The fellows will be part of The New York Times Fellowship program , a talent pipeline initiative started in 2019 to seed and diversify the next generation of journalists in local newsrooms across America. It trains journalists in reporting, audio, visual and other disciplines.

The National Center on Disability and Journalism is a service of the Walter Cronkite School of Journalism and Mass Communication at ASU. For the past 12 years at Cronkite, the center has provided support and training for journalists and other communications professionals with the goal of improving media coverage of disability issues and people with disabilities.

Friday, February 12, 2021

Slamdance Film Festival's new 2021 Unstoppable program of films features 22 films with disabled actors, filmmakers, disability themes

 From the Slamdance Film Festival:

The Slamdance Film Festival's new 2021 program, Unstoppable, features 22 short films from up and coming disabled filmmakers, feature actors with disabilities, or highlight the conversation of disabilities in today’s world.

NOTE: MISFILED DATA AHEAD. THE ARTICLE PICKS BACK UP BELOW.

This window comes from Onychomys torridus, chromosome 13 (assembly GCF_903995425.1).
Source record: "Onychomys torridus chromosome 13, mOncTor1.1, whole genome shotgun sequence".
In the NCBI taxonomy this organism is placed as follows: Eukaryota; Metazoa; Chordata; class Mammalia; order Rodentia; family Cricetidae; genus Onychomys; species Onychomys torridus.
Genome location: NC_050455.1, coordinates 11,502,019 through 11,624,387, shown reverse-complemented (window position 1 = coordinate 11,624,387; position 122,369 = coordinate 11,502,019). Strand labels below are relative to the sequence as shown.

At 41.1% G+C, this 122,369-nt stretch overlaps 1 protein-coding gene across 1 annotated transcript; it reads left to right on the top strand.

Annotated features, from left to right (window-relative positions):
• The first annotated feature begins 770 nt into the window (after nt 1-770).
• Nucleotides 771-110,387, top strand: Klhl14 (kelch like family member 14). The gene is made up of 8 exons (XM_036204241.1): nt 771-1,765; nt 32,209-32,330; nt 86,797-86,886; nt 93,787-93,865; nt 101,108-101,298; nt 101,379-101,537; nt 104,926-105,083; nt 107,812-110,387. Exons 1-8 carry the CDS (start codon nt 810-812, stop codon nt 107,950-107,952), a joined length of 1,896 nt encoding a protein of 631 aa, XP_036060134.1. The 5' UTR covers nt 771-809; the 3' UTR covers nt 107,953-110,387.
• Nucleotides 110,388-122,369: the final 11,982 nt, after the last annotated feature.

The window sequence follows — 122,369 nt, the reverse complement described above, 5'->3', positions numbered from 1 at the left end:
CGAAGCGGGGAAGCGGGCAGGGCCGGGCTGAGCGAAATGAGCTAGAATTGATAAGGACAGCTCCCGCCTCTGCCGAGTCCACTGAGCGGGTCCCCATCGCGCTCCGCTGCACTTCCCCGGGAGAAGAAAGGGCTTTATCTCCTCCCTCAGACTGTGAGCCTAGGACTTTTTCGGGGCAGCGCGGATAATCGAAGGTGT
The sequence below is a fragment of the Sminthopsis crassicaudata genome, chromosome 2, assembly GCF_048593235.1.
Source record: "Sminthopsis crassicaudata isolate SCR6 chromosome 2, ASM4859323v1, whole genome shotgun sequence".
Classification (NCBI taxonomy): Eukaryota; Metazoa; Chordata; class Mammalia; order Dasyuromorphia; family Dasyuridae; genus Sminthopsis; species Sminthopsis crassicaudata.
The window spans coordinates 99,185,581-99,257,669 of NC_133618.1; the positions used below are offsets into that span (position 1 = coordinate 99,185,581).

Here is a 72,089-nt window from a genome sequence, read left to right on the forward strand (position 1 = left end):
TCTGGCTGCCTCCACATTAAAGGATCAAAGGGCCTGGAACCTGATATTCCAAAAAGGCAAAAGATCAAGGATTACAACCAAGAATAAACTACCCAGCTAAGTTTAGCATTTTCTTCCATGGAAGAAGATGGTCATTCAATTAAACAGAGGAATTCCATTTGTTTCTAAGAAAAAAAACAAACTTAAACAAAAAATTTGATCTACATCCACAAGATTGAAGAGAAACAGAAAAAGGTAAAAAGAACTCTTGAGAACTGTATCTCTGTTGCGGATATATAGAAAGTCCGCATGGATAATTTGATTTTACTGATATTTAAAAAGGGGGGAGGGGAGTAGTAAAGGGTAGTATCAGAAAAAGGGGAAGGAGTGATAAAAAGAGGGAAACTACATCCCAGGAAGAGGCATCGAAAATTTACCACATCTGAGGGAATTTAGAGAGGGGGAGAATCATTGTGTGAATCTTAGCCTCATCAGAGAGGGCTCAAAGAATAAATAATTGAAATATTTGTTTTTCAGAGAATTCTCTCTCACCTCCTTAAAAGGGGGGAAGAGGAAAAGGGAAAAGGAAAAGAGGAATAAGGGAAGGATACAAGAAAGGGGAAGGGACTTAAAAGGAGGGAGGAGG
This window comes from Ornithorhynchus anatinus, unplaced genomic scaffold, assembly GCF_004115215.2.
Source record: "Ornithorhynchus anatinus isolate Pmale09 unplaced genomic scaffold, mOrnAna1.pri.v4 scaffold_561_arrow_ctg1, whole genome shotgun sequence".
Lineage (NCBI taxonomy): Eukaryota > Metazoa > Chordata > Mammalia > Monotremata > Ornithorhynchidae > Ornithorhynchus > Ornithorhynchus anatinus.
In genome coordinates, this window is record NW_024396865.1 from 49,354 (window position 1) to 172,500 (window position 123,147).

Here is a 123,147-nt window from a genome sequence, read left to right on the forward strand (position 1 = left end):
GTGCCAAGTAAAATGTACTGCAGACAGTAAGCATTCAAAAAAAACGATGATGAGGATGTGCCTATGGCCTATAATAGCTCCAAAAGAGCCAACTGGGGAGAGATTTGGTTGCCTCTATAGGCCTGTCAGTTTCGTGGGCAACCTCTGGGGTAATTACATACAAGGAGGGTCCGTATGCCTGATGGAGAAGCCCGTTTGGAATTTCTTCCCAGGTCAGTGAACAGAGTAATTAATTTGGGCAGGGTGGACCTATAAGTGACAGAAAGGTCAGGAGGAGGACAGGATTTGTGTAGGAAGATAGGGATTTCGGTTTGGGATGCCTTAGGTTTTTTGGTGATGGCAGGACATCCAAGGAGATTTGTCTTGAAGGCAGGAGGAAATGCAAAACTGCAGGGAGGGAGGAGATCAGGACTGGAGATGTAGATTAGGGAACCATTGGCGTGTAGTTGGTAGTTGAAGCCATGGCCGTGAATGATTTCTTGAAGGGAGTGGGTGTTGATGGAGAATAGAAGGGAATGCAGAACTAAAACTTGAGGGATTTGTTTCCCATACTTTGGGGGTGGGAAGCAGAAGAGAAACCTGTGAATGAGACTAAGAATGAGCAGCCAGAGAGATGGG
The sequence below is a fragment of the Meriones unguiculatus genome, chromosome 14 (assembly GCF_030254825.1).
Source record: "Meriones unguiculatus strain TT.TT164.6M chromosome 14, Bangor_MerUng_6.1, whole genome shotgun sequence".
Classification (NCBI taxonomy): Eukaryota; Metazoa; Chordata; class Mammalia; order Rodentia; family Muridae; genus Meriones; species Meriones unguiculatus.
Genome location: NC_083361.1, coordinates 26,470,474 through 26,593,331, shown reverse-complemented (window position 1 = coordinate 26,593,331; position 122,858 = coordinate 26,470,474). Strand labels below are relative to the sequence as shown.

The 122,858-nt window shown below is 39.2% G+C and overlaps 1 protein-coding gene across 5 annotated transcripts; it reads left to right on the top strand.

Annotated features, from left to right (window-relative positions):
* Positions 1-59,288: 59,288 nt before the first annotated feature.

The online Festival runs Feb. 12-25.

Unstoppable is entirely programmed by disabled artists and the program’s mission is to amplify the contributions of the disabled community and advocate for their rightful inclusion in our industry. 

As an organization known for giving voice to talented creators whose stories otherwise might not be discovered, it’s in Slamdance’s DNA to undertake this new purpose.

“I’m honored to be part of the wonderful Unstoppable team and embrace the idea of creating a safe space for filmmakers with disabilities and take our creativity as seriously as everyone else in this industry. I feel like we are building a bridge for others to cross and I am so proud to be a part of it,“ said Unstoppable programmer Juliet Romeo.

Presented by Hulu, the Unstoppable online short film showcase of creators with disabilities is available on the Slamdance YouTube channel.


A$$ Level (USA)
Director: Alison Becker / Screenwriter: Santina Muha
A$$ Level is a comedic music video that celebrates life with a disability while paying homage to 90s dance videos.
Cast: Santina Muha, Lydia Hearst, Travis Coles, Amy Hessler

Best Friend (United States)
Director / Screenwriter: Cory Reeder
After moving cross-country, a young girl with Down syndrome struggles to fit into her new surroundings.
Cast: Gitane Neil, Kim Kendall, Robert Buscemi, Diana Elizabeth Jordan

Committed (United States)
Directors: Rachel Handler and Crystal Arnette – Screenwriters: Kara Moulter, Rachel Handler, Melanie Waldman